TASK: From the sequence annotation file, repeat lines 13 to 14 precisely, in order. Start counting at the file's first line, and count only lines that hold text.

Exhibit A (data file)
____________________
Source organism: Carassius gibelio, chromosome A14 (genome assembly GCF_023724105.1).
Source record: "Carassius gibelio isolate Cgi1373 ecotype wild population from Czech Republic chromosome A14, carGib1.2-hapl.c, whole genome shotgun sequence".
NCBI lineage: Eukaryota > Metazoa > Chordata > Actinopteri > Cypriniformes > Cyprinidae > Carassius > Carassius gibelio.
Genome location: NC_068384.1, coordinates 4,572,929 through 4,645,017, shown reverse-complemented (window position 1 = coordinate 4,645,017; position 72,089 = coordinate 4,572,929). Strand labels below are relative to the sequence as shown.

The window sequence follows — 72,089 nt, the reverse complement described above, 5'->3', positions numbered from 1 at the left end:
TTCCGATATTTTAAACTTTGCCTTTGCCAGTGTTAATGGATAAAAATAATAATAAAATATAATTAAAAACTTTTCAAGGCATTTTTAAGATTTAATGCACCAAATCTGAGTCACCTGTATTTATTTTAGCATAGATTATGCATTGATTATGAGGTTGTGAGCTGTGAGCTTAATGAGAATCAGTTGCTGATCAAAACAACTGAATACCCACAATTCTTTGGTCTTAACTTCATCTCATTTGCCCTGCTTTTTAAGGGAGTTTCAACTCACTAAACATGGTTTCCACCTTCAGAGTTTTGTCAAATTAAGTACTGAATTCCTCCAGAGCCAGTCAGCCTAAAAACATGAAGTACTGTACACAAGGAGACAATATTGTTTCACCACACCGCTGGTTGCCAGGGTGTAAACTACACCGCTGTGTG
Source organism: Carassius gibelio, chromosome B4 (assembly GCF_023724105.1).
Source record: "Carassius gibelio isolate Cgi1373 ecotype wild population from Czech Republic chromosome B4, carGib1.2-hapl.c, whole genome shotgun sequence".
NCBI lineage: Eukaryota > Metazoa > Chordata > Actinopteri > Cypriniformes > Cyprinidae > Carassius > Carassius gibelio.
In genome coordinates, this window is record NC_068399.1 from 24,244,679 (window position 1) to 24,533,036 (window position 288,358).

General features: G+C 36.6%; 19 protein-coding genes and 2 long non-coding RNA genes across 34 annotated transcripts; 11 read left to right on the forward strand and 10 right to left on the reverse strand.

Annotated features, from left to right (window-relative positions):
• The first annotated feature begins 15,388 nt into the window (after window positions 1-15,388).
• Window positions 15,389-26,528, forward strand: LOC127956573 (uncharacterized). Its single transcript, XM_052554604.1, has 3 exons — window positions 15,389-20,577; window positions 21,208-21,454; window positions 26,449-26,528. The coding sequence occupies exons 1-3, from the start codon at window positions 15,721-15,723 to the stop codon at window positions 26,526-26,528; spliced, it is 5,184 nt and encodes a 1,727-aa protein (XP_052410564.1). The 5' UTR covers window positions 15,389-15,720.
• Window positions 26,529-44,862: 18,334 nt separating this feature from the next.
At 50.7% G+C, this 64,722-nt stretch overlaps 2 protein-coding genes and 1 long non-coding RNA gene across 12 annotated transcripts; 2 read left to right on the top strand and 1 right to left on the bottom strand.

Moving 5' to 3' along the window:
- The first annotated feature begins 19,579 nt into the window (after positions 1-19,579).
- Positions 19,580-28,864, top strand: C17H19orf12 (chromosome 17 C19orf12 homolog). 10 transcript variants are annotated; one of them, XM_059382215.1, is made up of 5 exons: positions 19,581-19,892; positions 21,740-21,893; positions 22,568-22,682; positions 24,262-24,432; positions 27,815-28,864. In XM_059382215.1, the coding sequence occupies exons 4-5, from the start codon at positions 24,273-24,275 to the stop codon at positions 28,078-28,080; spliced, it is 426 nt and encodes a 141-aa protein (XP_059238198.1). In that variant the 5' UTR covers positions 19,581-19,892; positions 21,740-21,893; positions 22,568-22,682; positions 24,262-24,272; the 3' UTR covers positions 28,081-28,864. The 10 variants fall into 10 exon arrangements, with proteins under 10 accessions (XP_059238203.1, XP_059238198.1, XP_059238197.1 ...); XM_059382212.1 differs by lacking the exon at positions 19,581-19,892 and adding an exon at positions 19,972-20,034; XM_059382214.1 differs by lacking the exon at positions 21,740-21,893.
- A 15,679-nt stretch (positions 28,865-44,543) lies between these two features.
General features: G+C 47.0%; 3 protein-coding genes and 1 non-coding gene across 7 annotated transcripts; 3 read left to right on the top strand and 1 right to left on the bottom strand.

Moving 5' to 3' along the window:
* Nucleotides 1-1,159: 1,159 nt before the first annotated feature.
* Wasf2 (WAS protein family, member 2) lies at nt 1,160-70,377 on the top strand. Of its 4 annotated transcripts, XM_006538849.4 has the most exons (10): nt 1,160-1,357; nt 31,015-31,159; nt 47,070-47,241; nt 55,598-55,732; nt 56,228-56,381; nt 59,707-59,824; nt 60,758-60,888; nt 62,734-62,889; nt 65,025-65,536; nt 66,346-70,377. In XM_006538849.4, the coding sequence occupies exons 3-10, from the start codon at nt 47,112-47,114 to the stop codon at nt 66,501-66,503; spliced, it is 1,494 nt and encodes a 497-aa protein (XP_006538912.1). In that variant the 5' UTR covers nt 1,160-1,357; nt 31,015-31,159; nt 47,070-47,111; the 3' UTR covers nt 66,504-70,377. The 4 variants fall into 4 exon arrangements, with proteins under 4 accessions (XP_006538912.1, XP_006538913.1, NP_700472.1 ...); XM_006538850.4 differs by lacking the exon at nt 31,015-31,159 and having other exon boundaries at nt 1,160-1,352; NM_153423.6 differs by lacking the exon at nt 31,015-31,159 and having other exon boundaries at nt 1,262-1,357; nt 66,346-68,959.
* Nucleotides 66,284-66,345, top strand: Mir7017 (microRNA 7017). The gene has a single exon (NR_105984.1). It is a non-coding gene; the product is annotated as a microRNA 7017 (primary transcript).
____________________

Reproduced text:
• The first annotated feature begins 15,388 nt into the window (after window positions 1-15,388).
• Window positions 15,389-26,528, forward strand: LOC127956573 (uncharacterized). Its single transcript, XM_052554604.1, has 3 exons — window positions 15,389-20,577; window positions 21,208-21,454; window positions 26,449-26,528. The coding sequence occupies exons 1-3, from the start codon at window positions 15,721-15,723 to the stop codon at window positions 26,526-26,528; spliced, it is 5,184 nt and encodes a 1,727-aa protein (XP_052410564.1). The 5' UTR covers window positions 15,389-15,720.